"I care about bringing our troops home...and for the most part, I believe as far as domestic terrorism goes, I think we've got that pretty much under control," Dale Albright says. "But the economy really scares me." A longtime Republican, this election he says he's voting Democrat.
Dale is not alone; as "the surge" has stabilized (temporarily?) Baghdad and the housing market has tanked, economic issues have emerged as priority items. And people seem a bit worried.
"The pessimism ... reflects voters' worries beyond the current business cycle. Early this month, a sobering consensus emerged from a focus group of a dozen Republican-leaning voters in the Richmond, Va., area, sponsored by the nonpartisan Annenberg Public Policy Center at the University of Pennsylvania. The participants unanimously agreed that they didn't think their children's generation would be better off than their own -- breaking with traditional American optimism -- largely due to the debt future taxpayers will inherit."Who's buying our loans?" said former secretary June Beninghove, 67. "Who's going to own us? We are going to give ourselves to another country because of debt."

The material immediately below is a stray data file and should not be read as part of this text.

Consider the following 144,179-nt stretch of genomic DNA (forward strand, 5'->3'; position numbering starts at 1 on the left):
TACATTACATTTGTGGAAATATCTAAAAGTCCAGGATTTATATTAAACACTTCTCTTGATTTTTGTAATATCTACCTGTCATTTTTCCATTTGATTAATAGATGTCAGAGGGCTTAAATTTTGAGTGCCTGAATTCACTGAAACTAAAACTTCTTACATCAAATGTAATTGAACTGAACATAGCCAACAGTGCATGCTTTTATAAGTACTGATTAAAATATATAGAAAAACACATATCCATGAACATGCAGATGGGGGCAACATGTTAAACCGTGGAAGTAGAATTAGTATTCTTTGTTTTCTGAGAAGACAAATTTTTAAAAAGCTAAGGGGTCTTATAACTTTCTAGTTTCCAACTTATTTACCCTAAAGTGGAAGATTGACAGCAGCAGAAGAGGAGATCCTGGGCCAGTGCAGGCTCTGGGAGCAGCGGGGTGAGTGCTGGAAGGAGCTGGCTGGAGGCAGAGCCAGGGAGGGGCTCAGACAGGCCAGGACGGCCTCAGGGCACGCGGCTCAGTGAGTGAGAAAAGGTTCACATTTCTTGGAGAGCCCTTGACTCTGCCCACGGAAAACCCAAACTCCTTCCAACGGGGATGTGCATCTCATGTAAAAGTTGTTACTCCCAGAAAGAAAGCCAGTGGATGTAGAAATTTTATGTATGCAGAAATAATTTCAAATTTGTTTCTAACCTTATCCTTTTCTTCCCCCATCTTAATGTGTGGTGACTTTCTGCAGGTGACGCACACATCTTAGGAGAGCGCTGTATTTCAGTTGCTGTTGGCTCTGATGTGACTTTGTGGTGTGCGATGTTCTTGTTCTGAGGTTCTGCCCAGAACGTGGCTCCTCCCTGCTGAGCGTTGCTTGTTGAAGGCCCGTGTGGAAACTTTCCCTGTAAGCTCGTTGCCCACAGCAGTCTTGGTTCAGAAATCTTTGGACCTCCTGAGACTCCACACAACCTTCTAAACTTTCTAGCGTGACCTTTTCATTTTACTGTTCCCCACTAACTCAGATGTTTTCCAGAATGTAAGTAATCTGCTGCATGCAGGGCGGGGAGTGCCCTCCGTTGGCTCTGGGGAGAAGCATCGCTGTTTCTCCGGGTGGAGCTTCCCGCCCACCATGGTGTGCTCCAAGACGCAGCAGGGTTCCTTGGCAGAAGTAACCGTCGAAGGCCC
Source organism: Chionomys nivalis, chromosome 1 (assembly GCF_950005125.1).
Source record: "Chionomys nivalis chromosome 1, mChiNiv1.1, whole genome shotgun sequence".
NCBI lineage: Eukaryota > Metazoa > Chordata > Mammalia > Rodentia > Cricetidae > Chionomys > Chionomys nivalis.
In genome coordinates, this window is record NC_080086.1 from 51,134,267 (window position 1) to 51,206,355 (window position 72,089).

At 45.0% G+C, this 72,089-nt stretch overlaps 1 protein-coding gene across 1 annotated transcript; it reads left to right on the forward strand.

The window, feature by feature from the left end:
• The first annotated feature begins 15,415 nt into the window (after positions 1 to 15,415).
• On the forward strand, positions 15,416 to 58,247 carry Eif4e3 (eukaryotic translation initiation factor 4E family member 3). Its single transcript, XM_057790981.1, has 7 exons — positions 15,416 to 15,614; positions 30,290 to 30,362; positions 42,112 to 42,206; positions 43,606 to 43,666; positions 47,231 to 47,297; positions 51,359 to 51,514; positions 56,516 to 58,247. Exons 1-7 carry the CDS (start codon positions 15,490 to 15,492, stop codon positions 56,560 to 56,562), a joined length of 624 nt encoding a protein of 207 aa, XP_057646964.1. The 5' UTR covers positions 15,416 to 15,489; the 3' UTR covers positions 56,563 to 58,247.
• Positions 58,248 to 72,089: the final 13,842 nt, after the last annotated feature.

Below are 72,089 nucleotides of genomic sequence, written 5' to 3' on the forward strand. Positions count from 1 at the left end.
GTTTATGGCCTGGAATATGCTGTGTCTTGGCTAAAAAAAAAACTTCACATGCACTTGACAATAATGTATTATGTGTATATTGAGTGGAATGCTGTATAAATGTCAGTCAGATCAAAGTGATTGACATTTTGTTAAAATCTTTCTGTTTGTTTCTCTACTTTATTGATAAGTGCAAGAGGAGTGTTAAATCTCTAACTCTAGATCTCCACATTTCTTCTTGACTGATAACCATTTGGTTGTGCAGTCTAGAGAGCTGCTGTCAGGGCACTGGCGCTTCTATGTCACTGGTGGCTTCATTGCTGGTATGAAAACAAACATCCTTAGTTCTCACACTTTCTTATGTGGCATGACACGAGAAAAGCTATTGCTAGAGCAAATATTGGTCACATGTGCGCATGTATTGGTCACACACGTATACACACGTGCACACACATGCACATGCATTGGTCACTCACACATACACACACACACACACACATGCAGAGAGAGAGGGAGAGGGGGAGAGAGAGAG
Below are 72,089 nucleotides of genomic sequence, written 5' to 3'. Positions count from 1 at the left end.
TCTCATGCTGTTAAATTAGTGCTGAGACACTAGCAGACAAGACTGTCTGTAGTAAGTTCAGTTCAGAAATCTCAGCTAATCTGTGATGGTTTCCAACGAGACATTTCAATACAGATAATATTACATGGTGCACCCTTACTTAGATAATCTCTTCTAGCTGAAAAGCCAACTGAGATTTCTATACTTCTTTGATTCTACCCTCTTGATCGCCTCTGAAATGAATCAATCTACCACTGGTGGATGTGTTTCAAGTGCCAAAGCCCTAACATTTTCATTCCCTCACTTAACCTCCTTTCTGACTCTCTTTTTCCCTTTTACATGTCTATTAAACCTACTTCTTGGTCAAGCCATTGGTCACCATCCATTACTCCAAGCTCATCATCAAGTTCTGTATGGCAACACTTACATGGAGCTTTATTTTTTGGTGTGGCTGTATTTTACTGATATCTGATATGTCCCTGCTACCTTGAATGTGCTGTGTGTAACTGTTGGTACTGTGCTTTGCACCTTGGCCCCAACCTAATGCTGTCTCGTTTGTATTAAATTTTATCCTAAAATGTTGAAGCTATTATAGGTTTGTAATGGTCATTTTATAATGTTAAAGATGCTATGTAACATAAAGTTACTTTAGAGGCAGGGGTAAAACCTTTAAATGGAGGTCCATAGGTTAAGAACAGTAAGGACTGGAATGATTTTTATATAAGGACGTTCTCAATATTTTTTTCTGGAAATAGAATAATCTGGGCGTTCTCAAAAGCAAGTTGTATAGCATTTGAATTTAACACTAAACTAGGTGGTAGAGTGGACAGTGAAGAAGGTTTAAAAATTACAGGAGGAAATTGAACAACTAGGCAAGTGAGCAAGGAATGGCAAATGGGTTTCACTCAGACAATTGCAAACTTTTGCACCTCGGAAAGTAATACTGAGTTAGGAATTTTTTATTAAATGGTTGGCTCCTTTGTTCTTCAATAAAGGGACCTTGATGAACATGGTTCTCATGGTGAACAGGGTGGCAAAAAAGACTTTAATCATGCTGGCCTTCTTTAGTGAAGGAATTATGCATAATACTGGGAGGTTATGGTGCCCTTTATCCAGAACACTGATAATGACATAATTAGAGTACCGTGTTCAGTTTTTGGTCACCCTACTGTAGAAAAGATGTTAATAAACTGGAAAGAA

The non sequitur aside (if people fear their children will not be better off, they have concerns that go well beyond a looming recession), it does suggest that economic insecurity is likely to play an important role in '08.